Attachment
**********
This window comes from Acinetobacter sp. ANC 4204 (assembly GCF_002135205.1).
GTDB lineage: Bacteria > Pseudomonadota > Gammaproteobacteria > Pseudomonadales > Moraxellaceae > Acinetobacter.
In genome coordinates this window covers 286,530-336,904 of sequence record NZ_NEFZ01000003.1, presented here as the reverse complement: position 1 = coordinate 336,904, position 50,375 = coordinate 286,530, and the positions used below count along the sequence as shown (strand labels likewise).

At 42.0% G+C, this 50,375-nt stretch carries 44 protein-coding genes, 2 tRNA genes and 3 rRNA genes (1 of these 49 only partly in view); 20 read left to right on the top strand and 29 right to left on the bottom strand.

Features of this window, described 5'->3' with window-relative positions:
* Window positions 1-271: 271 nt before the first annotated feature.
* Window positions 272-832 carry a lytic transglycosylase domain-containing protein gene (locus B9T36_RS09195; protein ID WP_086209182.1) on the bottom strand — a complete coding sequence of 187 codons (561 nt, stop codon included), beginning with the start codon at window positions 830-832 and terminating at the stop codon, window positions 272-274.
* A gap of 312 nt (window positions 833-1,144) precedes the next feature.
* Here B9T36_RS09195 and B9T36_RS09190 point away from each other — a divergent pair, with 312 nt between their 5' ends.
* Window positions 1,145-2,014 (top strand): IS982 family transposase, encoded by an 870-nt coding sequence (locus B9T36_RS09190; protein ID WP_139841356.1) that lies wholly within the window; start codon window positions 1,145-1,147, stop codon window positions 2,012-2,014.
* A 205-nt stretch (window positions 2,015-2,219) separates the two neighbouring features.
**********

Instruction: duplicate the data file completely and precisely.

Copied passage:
This window comes from Acinetobacter sp. ANC 4204 (assembly GCF_002135205.1).
GTDB lineage: Bacteria > Pseudomonadota > Gammaproteobacteria > Pseudomonadales > Moraxellaceae > Acinetobacter.
In genome coordinates this window covers 286,530-336,904 of sequence record NZ_NEFZ01000003.1, presented here as the reverse complement: position 1 = coordinate 336,904, position 50,375 = coordinate 286,530, and the positions used below count along the sequence as shown (strand labels likewise).

At 42.0% G+C, this 50,375-nt stretch carries 44 protein-coding genes, 2 tRNA genes and 3 rRNA genes (1 of these 49 only partly in view); 20 read left to right on the top strand and 29 right to left on the bottom strand.

Features of this window, described 5'->3' with window-relative positions:
* Window positions 1-271: 271 nt before the first annotated feature.
* Window positions 272-832 carry a lytic transglycosylase domain-containing protein gene (locus B9T36_RS09195; protein ID WP_086209182.1) on the bottom strand — a complete coding sequence of 187 codons (561 nt, stop codon included), beginning with the start codon at window positions 830-832 and terminating at the stop codon, window positions 272-274.
* A gap of 312 nt (window positions 833-1,144) precedes the next feature.
* Here B9T36_RS09195 and B9T36_RS09190 point away from each other — a divergent pair, with 312 nt between their 5' ends.
* Window positions 1,145-2,014 (top strand): IS982 family transposase, encoded by an 870-nt coding sequence (locus B9T36_RS09190; protein ID WP_139841356.1) that lies wholly within the window; start codon window positions 1,145-1,147, stop codon window positions 2,012-2,014.
* A 205-nt stretch (window positions 2,015-2,219) separates the two neighbouring features.